It's a tough job, and Tony Snow opts to let someone else do it

He departed the post of White House press secretary on Friday, with a little jab at the media.

Inside the White House press secretary's West Wing closet there hangs a bulletproof vest, its pockets growing full with messages written by departing press secretaries to their successors. The tradition started with Ron Nessen, who served President Gerald Ford. [Editor's note: The original version misidentified Ford's press secretary.]

The advice on those notes is private, and when Tony Snow was asked at a Monitor breakfast on Friday – his last day on the job – what he wrote to Dana Perino, the new press secretary, he demurred. "But," he allowed, "the one thing that I advise everybody … [is to] understand that the White House is a temporary posting but a wonderful one, and [to] enjoy it."

Those may be best understood as the words of a man who has survived the job with his reputation intact, and can now look back on his 16 months as President Bush's front man with fondness. Ari Fleischer, Mr. Bush's first press secretary, once told CNN it was "the most grinding, pressure-filled, difficult, grueling job you could ever imagine." Jake Siewert, President Bill Clinton's last press secretary, speaks of phones that start ringing at 6:30 in the morning and don't stop.

Mr. Snow himself bemoaned the trend in news coverage – driven by 24-hour cable television – that has reporters chasing the latest wrinkle and failing to get to deeper questions.

"The phones start melting, because somebody has reported on one cable network some little factoid that had not been in evidence before," he said. "A lot of times, those factoids don't really mean a ... thing. But it's a novelty. So everybody's chasing novelty and not news."

Still, at the Aug. 31 announcement of his departure, Snow described the job as "a blast." He left his White House perch after only 16 months because, he says, he and his wife and three children could no longer afford to live on his $168,000-a-year salary. As a Fox News commentator and talk-radio host, he had pulled in considerably more than that, and he now plans to return to the private sector. For a time, there was talk that Snow might run for office – and in fact, during the 2006 midterms, he became the first White House press secretary to headline fundraisers for candidates – but given his health problems, he has other priorities.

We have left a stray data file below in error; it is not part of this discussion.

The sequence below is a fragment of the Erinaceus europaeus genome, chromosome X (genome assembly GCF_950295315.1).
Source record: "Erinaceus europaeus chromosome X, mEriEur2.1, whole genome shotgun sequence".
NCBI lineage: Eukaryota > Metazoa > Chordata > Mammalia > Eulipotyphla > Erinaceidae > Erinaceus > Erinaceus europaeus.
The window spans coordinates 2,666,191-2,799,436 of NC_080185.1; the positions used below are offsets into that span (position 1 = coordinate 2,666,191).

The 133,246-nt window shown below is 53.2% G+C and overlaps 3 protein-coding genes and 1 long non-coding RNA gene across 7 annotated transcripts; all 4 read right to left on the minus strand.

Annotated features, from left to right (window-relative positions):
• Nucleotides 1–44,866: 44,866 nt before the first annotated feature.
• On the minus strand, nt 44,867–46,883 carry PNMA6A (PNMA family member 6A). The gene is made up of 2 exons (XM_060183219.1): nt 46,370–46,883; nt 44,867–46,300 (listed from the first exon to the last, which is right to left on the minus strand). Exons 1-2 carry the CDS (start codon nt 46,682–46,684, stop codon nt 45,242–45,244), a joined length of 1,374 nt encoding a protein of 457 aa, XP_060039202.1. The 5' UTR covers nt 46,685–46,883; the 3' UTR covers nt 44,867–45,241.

"I want to fight cancer and spend time with my family," he says.

As White House press secretary, Snow approached his job differently from most of his predecessors. He was more focused on selling the president and his programs, and not just providing information to reporters.

"You were almost as likely to see him on TV on one of the morning shows from the [White House] lawn as you were to see him on TV in a briefing," says Martha Joynt Kumar, an expert on White House communications at Towson University in Maryland.

His successor, Ms. Perino, whose first day was Friday, will be the second woman to hold the position. The first was Dee Dee Myers, who worked for Mr. Clinton. The diminutive Perino, a one-time high- school debater who held various press positions around Washington before joining the White House's press office, got high marks as acting secretary when Snow took a health leave earlier this year.

But just because the Bush presidency is winding down, that does not mean his press operation is any less significant. "It's an important job right down to the end," says Ms. Kumar. "We only have one president at a time. People may be focused on who's next, but the reality is it's the incumbent who's making the decisions."

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